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As a matter of fact, at the core of this art and its only subject is humanity. How this sounds! Why have I written this sentence? I hate this kind of emphatic and at the same time elevated statements as if they were quoted from a school essay. They do the whole mental work for us; make sensitivity and intuition completely needless. Nevertheless, it so happens that it is impossible to start in another way. Indeed, the main subject and main motif in Malwina Niespodziewana’s creation is the human being. This has been so since the beginning and there is almost no departure from the rule. The artist remains faithful to her greatest passion, her keenest interest, possibly even her obsession – figure and figurative art.
The human being is interpreted in a special way. The most important features of a figure are stiffness and stillness. By no means can we find here poses seized from everyday life; one cannot even speak of everyday life, a kind of realism. The figures often remain crouching, their faces expressionless, showing no emotions or thoughts; they do not want to convey anything to us, they do not have memorable facial features. They look somehow inwards, sink deep inside. Drawn with a strong, flexible and elastic line, the bodies make up complete, decorative wholes, undiscerning and closed forms, perfectly sunk into the background. Thus the artist is preoccupied with a silhouette; what is outside. One may find exceptions to the rule though. Malwina opens the body then – by means of the material she uses, like transparent paper in a series of objects-figures, or by taking out some organs, which become the main motifs of her works, such as a cycle devoted to blood (Blood, 2002, 2005). In the latter we can see a transformed depiction of blood corpuscle, where the artist reaches for her favourite strong, saturated colour, usually used for backgrounds. This is a series of works on a round basis, representing concentric forms. These may be associated with a symbolic, female language that refers to centrality, to round, soft shapes. It is worth highlighting that there is no correspondence between the use of such forms and a purposeful search for some female language. Another thing that should be accented is the use of ornamentation; the microscopic world was transferred from under the microscope and transformed into a decoration; a blood corpuscle became a kind of mandala, and all of these sing life’s praises.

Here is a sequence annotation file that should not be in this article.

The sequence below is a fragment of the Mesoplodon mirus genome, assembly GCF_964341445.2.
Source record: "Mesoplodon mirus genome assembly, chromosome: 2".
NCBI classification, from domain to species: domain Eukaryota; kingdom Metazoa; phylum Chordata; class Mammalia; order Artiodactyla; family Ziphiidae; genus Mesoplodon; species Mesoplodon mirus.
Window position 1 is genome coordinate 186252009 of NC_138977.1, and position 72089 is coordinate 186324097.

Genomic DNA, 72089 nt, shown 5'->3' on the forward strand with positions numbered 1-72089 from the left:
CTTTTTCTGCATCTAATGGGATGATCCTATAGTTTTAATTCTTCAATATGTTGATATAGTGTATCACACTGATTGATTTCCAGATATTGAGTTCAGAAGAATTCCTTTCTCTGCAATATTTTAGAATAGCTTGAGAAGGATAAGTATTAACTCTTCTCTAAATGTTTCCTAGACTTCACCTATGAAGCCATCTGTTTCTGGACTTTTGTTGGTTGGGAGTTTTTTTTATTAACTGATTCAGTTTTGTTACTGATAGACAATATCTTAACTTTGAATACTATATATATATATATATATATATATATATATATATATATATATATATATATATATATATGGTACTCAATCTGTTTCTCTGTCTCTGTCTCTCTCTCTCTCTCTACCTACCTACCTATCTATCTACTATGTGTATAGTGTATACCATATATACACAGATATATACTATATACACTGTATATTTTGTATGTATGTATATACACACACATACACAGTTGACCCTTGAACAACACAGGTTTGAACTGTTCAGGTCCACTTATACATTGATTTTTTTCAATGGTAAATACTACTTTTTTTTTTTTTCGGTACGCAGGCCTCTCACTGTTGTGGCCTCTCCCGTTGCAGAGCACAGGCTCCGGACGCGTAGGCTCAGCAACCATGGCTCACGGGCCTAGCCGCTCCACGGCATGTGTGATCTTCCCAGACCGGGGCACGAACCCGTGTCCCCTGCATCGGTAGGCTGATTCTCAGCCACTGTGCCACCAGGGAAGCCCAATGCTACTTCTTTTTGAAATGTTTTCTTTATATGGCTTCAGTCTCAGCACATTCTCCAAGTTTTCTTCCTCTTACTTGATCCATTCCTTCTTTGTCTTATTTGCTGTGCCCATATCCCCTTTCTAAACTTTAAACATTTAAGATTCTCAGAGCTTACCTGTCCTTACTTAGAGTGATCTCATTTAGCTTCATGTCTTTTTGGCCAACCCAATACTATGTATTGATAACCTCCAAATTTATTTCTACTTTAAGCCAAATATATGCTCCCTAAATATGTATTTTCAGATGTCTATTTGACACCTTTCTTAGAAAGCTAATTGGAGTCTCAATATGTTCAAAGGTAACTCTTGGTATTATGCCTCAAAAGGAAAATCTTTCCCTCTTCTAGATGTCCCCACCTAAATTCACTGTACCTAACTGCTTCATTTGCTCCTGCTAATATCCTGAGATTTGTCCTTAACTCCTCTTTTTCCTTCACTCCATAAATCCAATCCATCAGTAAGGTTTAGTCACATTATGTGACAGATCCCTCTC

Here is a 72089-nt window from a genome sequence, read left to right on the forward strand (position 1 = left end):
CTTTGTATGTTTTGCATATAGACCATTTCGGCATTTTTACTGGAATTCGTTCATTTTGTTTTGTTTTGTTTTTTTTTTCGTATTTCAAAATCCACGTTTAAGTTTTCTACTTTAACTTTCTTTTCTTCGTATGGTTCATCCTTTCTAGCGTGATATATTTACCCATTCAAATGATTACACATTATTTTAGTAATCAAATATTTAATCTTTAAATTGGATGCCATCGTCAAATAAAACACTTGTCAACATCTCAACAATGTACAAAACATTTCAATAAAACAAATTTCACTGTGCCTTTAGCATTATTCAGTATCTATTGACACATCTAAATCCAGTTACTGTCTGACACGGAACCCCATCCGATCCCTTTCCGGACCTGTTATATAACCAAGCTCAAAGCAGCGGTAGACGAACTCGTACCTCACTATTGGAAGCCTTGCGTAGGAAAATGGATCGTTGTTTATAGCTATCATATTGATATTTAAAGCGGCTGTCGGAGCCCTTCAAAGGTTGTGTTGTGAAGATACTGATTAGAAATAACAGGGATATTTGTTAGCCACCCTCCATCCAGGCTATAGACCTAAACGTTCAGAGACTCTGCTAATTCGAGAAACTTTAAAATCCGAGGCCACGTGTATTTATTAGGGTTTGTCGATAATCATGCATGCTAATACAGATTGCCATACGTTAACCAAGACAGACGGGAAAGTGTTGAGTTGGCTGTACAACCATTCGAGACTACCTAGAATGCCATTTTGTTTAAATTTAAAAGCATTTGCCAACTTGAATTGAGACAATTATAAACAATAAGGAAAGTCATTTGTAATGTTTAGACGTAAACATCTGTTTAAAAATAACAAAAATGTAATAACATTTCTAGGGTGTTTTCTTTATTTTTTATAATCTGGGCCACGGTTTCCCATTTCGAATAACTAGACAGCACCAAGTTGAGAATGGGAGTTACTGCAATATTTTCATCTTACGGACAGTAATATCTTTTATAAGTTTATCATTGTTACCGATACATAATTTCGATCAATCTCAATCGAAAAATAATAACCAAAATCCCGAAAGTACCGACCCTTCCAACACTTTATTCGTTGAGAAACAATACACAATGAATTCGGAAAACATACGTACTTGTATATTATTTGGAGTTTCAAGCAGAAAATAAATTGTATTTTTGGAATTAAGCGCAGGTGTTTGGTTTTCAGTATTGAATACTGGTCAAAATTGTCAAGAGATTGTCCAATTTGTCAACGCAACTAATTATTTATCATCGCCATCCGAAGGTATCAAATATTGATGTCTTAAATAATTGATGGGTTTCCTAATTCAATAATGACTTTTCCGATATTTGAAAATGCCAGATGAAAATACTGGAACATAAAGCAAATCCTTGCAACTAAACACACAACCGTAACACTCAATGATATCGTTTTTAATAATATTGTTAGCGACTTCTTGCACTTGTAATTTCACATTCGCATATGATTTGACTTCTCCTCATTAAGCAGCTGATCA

There are not images of existing people; we can see here human beings in general. Stiffening of a character, directing the sight inwards derive from the fact that people often assume meditation poses. Thus Malwina’s works resemble cult representation; they seem to be useful in performing rituals or saying prayers of some religion. A good illustration of this may be bewitching works made of little, transparent pieces of paper glued together, with imprinted small hands and feet covered with ornamental, rich decorations of meandering and intertwining lines (Carpet I, II, 2005). These works may develop infinitely through assumption of other elements. They are like Eastern carpets, the decoration of which contains a wealth of symbols that refer to the universe, but also to fertility, love and life. Inspiration for these works was derived from Indian patterns for henna body painting, thus the pieces refer to women in particular. However, other, ritual works allude either to men or are located in the sphere of generality, somewhere beyond gender. This cultural syncretism seems to be linked to what the artist calls ‘a universal body”. In her own commentaries, inspired by numerous journeys, she emphasises that most striking for her is what is common, a basic alphabet of feeling, reaction, similar everywhere, present in all cultures, even if they seem so remote. What joins is the body, its physiology, first, subconscious reflexes. For this reason the artist might reach for old treatises on human body and anatomy, for fascinating prints that show medical knowledge of the past prior to discoveries of modern medicine. They are stimulating in a non-orthodox way, which means the artist derives inspiration from the visual side of the knowledge about the body. She finds Far Eastern medical works especially inspiring as well as the knowledge of special points and energy flow in the body and the body’s connection to the whole cosmos.